WebMD Health News
Daniel J. DeNoon
Michael W. Smith, MD
Nov. 10, 2010 -- Would doctors help patients die if they asked? Would they have sex with a patient? Would they cover up a mistake that harmed a patient?
These are three of 21 tough ethical questions answered by more than 10,000 doctors in a Medscape survey released today. Medscape is WebMD's web site for medical professionals.
"What came through loud and clear in the survey is that by and large, doctors try to do what they believe is right," Steven Zatz, MD, executive vice president for WebMD Professional Services, says in a news release.
What's also clear is that doctors don't all agree on what is right.
For example, when asked if doctor-assisted suicide should ever be allowed, 41% gave a definitive "no" while 59% said "yes" or "it depends."
The survey kicks off Medscape's special series on medical ethics. Leading bioethics experts will weigh in on why the doctors answered the way they did -- and what this means for the future of medicine.
"Today's doctors face more frequent and more complex bioethical dilemmas than in former times," Thomas H. Murray, PhD, says in the news release. Murray is president of The Hastings Center, a bioethical research center in Garrison, N.Y.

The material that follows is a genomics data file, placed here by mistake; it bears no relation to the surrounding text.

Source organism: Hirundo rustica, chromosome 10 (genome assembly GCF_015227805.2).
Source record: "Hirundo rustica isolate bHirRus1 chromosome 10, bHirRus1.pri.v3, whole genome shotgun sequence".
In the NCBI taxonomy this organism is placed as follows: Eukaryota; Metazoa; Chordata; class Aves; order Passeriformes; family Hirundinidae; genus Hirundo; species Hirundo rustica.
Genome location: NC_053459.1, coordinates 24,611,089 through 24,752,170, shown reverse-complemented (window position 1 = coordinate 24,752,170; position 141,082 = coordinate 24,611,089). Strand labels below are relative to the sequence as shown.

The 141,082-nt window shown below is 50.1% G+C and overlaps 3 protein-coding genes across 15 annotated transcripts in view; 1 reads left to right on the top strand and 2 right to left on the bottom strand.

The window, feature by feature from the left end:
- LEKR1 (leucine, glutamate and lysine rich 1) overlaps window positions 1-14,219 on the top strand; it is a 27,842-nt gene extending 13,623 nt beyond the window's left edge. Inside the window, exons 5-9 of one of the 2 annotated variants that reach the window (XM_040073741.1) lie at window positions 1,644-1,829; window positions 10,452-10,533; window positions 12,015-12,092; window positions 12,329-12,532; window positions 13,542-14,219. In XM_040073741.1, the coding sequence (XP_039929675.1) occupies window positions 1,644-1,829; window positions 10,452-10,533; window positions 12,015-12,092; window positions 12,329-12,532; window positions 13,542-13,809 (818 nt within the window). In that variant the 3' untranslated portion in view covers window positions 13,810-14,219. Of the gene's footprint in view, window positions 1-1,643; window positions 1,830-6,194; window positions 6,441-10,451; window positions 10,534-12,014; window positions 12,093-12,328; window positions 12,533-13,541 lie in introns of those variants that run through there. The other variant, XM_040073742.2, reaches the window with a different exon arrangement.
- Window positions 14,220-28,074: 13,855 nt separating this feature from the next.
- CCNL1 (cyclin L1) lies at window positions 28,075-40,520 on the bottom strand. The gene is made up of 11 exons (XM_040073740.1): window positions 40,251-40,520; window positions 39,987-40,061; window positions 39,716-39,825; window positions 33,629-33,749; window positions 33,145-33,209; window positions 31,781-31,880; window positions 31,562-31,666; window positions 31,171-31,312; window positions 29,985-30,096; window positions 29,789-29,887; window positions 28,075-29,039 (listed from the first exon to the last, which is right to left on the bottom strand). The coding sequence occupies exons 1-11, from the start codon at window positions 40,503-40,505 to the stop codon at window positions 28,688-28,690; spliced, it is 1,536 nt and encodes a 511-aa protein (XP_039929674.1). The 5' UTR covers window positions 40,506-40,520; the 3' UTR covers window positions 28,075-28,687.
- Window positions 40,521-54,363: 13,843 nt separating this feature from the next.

The poll sampled doctors from a broad range of medical specialties, including pediatrics, internal medicine, psychiatry, surgery, oncology, women's health, and family medicine.
Below is a sample of the survey results, with some typical -- and conflicting -- comments from doctors who answered the poll. You can see The full survey results here.
SOURCES:Medscape web site: "Survey Results: Physicians' Ethical Dilemmas," previewed Nov. 11, 2010.News release, WebMD.
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